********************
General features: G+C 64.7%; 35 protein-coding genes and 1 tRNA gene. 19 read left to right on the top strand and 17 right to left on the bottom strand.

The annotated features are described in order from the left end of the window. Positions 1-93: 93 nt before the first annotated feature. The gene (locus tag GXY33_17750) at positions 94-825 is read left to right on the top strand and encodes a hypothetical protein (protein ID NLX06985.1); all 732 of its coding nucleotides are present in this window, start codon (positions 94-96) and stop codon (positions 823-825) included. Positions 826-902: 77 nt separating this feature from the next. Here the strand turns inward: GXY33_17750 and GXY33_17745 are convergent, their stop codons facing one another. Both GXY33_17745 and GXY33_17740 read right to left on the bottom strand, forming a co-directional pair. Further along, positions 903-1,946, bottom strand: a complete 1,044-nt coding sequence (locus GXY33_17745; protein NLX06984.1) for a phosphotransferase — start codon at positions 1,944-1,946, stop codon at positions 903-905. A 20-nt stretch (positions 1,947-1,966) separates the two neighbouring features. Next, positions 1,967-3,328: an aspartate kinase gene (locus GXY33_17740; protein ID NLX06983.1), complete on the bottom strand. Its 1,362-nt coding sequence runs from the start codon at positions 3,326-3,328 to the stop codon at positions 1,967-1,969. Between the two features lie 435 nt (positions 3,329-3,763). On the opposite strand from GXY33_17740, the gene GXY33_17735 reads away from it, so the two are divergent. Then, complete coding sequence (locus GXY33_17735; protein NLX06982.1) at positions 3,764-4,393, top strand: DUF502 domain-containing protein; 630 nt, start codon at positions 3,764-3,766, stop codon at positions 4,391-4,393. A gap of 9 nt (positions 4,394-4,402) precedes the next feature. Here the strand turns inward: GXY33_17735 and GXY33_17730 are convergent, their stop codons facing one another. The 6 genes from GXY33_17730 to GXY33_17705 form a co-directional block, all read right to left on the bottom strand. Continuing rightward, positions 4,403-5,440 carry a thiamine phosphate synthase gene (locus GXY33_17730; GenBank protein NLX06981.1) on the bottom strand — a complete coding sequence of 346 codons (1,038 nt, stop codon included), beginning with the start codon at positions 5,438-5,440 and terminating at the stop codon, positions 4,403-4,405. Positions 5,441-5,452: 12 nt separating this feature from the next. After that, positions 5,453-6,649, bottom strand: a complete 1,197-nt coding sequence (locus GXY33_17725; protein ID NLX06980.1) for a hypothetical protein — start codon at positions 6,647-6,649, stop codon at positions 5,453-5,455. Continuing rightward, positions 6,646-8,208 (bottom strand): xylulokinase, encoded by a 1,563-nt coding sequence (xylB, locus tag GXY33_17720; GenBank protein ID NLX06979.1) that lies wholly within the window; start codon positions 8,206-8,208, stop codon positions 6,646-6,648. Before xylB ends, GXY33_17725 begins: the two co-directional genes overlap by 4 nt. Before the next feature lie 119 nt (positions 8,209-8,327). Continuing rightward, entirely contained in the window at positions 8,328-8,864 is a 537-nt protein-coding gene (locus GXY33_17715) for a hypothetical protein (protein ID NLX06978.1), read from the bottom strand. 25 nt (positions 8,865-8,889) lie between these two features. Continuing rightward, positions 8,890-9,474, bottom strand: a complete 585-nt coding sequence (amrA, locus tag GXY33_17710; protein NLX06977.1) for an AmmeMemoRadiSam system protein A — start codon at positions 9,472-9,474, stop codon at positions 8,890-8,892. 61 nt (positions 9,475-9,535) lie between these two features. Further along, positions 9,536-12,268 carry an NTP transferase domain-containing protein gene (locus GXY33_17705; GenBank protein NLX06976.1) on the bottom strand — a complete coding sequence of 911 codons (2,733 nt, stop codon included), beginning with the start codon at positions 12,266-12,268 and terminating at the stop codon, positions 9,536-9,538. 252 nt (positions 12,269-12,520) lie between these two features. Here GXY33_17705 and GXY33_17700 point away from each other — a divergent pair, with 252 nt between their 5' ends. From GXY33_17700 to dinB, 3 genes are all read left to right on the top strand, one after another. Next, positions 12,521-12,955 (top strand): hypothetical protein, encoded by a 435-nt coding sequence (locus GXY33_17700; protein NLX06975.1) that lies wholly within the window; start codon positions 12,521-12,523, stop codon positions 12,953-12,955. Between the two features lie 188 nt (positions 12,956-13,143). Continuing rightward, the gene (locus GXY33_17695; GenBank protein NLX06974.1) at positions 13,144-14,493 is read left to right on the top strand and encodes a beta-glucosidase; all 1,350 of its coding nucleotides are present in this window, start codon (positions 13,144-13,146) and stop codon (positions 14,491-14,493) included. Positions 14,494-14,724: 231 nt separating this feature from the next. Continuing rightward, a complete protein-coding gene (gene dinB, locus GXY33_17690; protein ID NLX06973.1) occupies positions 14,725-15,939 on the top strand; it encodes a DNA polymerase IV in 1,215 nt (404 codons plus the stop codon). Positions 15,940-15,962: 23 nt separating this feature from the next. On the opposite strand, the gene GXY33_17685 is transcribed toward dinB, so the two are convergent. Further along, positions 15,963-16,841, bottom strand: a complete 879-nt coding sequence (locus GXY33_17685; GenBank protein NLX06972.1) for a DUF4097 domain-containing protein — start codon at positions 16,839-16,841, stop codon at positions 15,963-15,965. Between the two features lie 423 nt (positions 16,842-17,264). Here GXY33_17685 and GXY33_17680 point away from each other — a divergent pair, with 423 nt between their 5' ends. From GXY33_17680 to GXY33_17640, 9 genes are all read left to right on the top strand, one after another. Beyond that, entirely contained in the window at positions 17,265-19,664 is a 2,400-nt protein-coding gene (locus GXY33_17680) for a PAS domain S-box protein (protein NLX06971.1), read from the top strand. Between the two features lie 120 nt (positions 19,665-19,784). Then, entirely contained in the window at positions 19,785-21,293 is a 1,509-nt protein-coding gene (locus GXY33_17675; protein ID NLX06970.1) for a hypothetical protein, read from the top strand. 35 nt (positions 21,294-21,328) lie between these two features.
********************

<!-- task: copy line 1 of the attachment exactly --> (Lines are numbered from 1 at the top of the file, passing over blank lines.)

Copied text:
General features: G+C 64.7%; 35 protein-coding genes and 1 tRNA gene. 19 read left to right on the top strand and 17 right to left on the bottom strand.